Aug 18, 2020, 12:17 PM
It is projected that coronavirus pandemic will see more than a quarter of a billion people suffering acute hunger by the end of the year, according to new figures from the World Food Programme (WFP).
Across the world we face uncertain times. Yesterday afternoon in excess of 461 000 cases had been recorded in 196 countries and territories around the world. It is crippling economies, disrupting the supply of goods and services and putting many people on the breadline. This reality makes it clear that we have to embrace the change that the virus has brought, or be left behind.
Just to show how fast things have changed, it has been only few days since the last two cases were announced and already many in our workforce are operating from remote locations as some businesses have physically closed doors to the public, while continuing to operate in the virtual world.
Our tourism industry has been hardest hit. With the airlines scrapping flights, hotels are virtually empty. That indeed has a ripple effect throughout the whole economy.
The fact is tourism is our lifeblood and has been for quite some time. But what this situation is showing us is that we need to make sure that in the future we do not put all our eggs in one basket. We must with urgency look to see what other sectors can be advanced to help earn revenue and valuable foreign exchange, once economic activity gets going again. Hopefully this is not wishful thinking, but a real possibility given the exploration expected in our territorial waters.
In respect of tourism, the reality is that even if the situation with covid-19 improves in a few months’ time, it will take far longer than that for travel to get back to its glory days. The fact is; those who will look to come to the country to spend their vacations, come primarily from Europe. Those international economies will take time to pick up and then persons must have the confidence to travel and feel safe doing so, if we are to see arrival figures as anything like before.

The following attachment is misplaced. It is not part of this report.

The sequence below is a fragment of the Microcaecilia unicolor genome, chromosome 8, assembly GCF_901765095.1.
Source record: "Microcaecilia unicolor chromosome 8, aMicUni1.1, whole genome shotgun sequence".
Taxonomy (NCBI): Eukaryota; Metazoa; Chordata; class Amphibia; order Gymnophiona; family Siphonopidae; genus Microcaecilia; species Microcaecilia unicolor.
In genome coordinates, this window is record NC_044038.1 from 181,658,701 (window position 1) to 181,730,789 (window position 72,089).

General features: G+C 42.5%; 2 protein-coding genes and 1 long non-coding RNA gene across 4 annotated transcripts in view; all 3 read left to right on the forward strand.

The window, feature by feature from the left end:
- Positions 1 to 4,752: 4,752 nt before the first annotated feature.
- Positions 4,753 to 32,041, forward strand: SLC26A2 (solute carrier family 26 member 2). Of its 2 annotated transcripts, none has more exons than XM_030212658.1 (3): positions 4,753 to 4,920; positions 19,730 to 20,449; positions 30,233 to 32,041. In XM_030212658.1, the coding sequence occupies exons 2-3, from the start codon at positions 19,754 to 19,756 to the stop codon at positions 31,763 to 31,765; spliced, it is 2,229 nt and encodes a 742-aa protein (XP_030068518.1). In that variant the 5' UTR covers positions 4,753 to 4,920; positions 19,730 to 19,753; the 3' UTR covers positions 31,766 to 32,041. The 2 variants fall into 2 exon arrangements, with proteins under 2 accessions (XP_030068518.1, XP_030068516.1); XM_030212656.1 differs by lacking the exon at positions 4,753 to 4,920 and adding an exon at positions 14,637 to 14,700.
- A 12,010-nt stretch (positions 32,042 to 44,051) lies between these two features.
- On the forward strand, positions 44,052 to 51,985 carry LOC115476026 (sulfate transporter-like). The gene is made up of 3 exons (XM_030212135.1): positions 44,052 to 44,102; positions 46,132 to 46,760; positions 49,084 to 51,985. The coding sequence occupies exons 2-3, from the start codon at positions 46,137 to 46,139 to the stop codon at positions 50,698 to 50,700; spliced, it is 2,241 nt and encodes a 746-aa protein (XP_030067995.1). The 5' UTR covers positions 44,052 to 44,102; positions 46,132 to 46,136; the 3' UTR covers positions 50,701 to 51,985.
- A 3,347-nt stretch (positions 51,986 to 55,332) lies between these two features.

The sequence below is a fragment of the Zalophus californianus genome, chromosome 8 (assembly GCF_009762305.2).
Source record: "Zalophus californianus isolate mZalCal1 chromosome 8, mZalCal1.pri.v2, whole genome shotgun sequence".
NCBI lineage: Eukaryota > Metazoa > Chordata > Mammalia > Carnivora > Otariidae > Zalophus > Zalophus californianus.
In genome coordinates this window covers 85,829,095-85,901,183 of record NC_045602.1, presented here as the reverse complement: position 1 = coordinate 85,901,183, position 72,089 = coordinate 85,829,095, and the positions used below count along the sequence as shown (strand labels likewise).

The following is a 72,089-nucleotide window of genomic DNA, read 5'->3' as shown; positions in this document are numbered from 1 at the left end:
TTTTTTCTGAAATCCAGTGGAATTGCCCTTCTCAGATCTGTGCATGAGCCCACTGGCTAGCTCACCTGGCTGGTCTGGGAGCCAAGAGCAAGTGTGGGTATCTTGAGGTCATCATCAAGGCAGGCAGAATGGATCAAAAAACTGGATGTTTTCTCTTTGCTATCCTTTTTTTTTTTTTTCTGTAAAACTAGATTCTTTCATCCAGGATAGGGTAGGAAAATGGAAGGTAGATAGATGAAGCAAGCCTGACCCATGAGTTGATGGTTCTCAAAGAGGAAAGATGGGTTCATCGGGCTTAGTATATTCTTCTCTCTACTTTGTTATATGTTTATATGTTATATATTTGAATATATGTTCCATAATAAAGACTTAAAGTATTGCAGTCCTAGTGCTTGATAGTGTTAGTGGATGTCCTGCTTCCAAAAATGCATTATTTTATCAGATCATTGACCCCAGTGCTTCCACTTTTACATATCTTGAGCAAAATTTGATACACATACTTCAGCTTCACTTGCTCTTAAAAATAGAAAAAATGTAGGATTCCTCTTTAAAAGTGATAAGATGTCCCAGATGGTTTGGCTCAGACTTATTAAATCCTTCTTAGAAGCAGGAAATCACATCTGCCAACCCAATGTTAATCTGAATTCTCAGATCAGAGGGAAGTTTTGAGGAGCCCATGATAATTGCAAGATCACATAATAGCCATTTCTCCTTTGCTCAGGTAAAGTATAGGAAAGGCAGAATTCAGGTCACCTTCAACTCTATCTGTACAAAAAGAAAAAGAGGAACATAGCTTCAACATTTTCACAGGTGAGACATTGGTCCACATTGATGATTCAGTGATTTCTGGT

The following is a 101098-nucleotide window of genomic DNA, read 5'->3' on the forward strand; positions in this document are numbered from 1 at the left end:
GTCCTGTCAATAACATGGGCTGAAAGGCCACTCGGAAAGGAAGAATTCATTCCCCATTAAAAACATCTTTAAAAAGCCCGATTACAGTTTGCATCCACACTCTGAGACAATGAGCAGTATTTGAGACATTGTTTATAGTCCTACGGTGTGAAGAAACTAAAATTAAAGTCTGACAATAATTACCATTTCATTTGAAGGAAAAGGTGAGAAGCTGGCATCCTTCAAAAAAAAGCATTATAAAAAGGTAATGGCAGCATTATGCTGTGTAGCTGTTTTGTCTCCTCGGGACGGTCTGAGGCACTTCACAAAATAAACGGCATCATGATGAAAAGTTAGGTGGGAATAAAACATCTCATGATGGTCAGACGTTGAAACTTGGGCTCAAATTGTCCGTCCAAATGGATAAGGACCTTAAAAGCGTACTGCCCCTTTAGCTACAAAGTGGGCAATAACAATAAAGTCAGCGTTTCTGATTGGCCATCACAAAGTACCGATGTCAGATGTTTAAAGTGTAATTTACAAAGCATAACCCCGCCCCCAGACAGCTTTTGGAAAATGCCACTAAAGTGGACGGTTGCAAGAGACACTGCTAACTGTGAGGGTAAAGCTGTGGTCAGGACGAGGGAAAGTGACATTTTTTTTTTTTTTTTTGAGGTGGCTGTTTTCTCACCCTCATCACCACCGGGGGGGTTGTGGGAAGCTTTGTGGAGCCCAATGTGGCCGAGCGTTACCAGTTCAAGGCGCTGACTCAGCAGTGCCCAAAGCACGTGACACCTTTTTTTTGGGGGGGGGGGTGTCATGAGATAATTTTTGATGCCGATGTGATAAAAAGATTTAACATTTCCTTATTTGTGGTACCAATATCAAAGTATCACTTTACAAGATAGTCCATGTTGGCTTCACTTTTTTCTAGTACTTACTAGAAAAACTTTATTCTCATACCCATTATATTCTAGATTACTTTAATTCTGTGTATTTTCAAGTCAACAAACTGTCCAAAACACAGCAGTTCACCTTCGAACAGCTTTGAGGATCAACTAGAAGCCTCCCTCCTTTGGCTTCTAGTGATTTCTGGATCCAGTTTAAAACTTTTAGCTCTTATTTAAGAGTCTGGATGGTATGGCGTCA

We thus encourage all to practise social distancing and not gather in groups, we have seen banks, supermarkets and other retail entities seeking to play their part by limiting the numbers in their establishments. We have seen the rise of basic food commodities and delivery services and businesses and entities.
Let’s hope and pray that we get out this global threat as soon as possible.
“A life is not important except in the impact it has on other lives.”
It is undeniable fact that police play a crucial role in upholding rule of law in any given country. Therefore, exposing members of the Gambia Police Force to issues relating to upholding rule of law, their role or contribution in the governance structure is indeed timely.
Between the 15th and 19th centuries, millions of our African ancestors were kidnapped and forcedly taken away to the Caribbean and the New World in conditions of great cruelty. This is what makes the infamous tri-angular slave trade the greatest atrocity and greatest violation of human rights to this date.